And in consideration of the Peace now established, of the goods formerly received from the United States, of those now to be delivered & of the yearly delivery of goods now stipulated to be made hereafter; & to indemnify the United States for the Injuries and expenses they have sustained during the war. The said Indian Tribes do hereby cede & relinquish forever all their claims to the Lands lying Eastwardly & Southward of the General Boundary Line now described and those lands or any part of them shall never hereafter be made a cause or pretence on the part of the said Tribes, or any of them, of war, or Injury to the United States or any of the people thereof.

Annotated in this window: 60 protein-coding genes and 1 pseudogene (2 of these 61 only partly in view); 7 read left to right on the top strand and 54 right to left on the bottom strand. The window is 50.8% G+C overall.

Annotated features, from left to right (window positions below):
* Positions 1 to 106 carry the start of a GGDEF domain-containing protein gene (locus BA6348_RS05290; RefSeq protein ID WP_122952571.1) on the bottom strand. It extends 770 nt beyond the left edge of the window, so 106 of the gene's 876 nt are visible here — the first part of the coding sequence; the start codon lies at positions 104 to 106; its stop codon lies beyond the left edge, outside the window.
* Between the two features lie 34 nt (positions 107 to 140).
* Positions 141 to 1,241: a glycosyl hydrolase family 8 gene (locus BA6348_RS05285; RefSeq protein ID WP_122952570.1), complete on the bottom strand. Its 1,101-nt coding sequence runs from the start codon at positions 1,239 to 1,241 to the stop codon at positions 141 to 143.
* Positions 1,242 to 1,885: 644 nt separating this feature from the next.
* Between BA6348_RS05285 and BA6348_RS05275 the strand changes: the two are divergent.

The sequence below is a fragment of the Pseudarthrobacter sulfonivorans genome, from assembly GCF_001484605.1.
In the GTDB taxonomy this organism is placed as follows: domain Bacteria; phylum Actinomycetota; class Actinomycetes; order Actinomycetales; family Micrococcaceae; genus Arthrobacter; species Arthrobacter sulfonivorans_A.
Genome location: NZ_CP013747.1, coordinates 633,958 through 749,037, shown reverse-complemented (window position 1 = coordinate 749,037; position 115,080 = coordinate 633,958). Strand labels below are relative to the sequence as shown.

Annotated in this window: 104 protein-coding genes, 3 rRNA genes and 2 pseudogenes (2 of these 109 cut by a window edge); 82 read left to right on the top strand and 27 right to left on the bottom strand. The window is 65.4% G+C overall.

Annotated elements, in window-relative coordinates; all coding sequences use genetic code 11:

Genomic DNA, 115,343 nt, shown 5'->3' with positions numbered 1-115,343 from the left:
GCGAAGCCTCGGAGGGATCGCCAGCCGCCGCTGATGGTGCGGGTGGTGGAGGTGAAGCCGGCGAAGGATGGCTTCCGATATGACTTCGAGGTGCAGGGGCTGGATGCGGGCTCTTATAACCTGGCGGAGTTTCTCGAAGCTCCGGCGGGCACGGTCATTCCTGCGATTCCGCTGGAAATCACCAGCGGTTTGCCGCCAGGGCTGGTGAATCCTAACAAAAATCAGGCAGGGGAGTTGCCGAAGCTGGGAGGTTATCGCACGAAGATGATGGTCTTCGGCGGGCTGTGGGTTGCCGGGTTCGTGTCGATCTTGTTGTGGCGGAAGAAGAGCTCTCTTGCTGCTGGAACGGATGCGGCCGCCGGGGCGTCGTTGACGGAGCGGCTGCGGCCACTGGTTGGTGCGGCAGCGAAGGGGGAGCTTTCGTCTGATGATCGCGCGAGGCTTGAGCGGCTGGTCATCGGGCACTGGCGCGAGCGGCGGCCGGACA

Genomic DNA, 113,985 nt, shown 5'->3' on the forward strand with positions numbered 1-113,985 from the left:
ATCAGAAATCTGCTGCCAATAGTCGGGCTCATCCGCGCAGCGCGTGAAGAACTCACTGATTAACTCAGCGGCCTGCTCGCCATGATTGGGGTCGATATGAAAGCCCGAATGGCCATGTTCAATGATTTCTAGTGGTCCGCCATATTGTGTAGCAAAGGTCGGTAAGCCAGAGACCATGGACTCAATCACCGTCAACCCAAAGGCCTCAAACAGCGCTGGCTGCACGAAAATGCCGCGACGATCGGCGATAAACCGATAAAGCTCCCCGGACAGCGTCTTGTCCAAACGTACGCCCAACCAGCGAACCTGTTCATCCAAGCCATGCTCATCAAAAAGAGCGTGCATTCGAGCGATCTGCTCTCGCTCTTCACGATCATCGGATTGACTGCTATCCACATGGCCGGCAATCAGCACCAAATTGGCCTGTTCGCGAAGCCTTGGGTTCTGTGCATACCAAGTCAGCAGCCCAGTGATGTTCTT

And for the same consideration and as an evidence of the returning friendship of the said Indian Tribes, of their confidence in the United States and desire to provide for their accommodation & for that convenient intercourse, which will be beneficial to both parties. The said Indian Tribes do also cede to the United States the following pieces of land to wit, (1) one piece of Land two miles square at the head of the navigable water, or Landing on the St. Mary's River near Girty's Town. (2) one piece of Land six miles square at or near Lorimier's Store before mentioned. (3) one piece six miles square at the head of the navigable water of the Auglaize River (4) one piece six miles square at the confluence of Auglai,ze & Miamis Rivers where Fort Defiance now stands. (5) one piece six miles square at or near the confluence of the Rivers St. Mary's and St. Joseph's where Fort Wayne now stands or near it. (6) one piece two miles square on the Wabash River at the end of the portage from the Miamis of the Lake and about eight miles westward from Fort Wayne. (7) one piece six miles square at the Quatanon or old Weea Towns on the Wabash River. (8) one piece twelve miles square at the British Fort on the Miamis of the Lake at the Foot of the Rapids. (9) one piece six miles square at the mouth of the said River where it empties into the Lake. (10) one piece six miles square upon Sandusky Lake where a Fort formerly stood. (11) one piece two miles square at the lower rapids of the Sandusky River. (12) the Post of Detroit and all the Land to the North, the west and the South of it, of which the Indian Title has been extinguished by gifts or grants to the French or English Government, and so much more land to be annexed to the District of Detroit, as shall be comprehended between the River Rasine on the South Lake St. Clair on the North and a line the general course whereof shall be six miles distant from the west end of Lake Erie and Detroit River. (13) the Post of Michilimackinac and all the Lands on the Island, on which that post stands, and the main land adjacent, of which the Indian Title has been extinguished by gifts or grants to the French or English Governments and a piece of land on the main, to the north of the Island to measure six miles on Lake Huron or the streight between Lakes Huron and Michigan and to extend three miles back from the water of the Lake or streightand also the Island of De Bois Blanche being an extra and voluntary gift of the Chippawa nation (14) one piece of Land six miles square at the mouth of Chikago River emptying into the S.W. end of Lake Michigan where a fort formerly stood. (15) one piece twelve miles square at or near the mouth of the Illinois River emptying into the Mississippi. (16) one piece six miles square at the old Peorias Fort & village near the south end of the Illinois Lake on said Illinois River.